Trevor Clifton, P
Age: 19 (5/11/1995)
How acquired:—Drafted in the 12th round in 2013 (# 348 overall) out of Heritage High School, TN. Scouted by Keith Rymon.
Boise Hawks, Northwest League, Short Season (13 G, 4-2, 3.69 ERA, 61 IP, 30 BB, 54 K, 1.46 WHIP)
Prior to Cubs
A member of Team USA 16-U that captured the gold medal at the IBAF World Youth Championship in Mexico in 2011, Clifton had the Cubs attention since his junior year at Heritage High School in Maryville, Tennessee. Kept on an innings limit in high school, he went 3-2 with a 3.55 ERA, recording 79 strikeouts in 39.2 innings, and received a scholarship to the University of Kentucky. Heading into the draft, Clifton was ranked #100 by Scout.com and #148 by Baseball America but fell in the draft over reported financial demands. The Cubs gave the only high school arm they signed a reported $375,000 bonus, well above the $100,000 slot limit.
The Tennessee native made his pro debut on July 26 tossing a scoreless inning with a pair of walks against the Angels. Clifton appeared in eight games, throwing 10.1 innings (0-0 6.97 ERA) in the Arizona Rookie League. Clifton fanned 15 but allowed 13 hits and walked eight. The Cubs limited the length of his outings as he went two frames his final three appearances with nine strikeouts and only one walk.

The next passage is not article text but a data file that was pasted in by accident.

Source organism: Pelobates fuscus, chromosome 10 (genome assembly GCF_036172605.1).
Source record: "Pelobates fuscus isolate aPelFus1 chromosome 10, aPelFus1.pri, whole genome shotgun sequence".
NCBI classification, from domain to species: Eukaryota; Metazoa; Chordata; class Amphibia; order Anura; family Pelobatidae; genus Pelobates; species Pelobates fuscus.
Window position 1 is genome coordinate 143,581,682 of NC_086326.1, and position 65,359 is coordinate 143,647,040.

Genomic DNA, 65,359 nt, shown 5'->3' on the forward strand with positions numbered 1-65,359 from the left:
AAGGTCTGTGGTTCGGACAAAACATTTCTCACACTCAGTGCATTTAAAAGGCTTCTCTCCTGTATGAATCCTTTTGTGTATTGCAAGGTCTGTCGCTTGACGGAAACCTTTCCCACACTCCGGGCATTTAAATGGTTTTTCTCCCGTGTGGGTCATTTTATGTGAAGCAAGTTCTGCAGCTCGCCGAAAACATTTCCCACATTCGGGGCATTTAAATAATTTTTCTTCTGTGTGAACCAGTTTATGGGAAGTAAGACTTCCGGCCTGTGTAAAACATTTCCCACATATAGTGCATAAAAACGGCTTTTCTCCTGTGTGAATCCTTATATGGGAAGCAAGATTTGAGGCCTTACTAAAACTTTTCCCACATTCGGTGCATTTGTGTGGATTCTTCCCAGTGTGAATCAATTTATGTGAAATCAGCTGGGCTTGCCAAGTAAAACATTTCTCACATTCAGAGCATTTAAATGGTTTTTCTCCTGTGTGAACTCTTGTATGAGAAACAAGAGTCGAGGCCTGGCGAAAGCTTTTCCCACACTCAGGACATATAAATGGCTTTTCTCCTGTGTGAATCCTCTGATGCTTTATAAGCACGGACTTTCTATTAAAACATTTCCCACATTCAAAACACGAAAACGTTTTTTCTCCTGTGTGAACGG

Clifton added 61 innings to his career resume, making 13 starts for Boise in the Northwest League. Named a NWL All-Star, the Tennessee native went 4-2 with a 3.69 ERA, and more importantly gained valuable experience. After his first spring camp and an extra two months in Mesa, Clifton headed north and made his debut on June 15. It was a roller coaster season for the youngster as he struggled with his command and some early exits due to pitch count limits. He earned his first pro win June 27 vs. Hillsboro (6 IP, 1H, 1R, 2 BB, 6K) and had his best outing on Aug 25 against Everett, with seven shutout innings and no walks, his only game without issuing a free pass. Clifton averaged 8.0 K/9 but walked 4.4.
Clifton looks like a lock to make the South Bend rotation and could be in the mix as the opening night starter. At 6-foot-4, Clifton has the frame of a power pitcher and has been clocked at 97 mph but his fastball sits in the low 90s. He also throws a curve and change-up and his ability to become a MLB starter will depend on the command of those two pitches. Clifton should log over 100 innings in his first full season and like any young arm, health will be an issue as he moves forward. Clifton has a few years before he’s ready for Wrigley but could be a big part of the Cubs future if his command improves.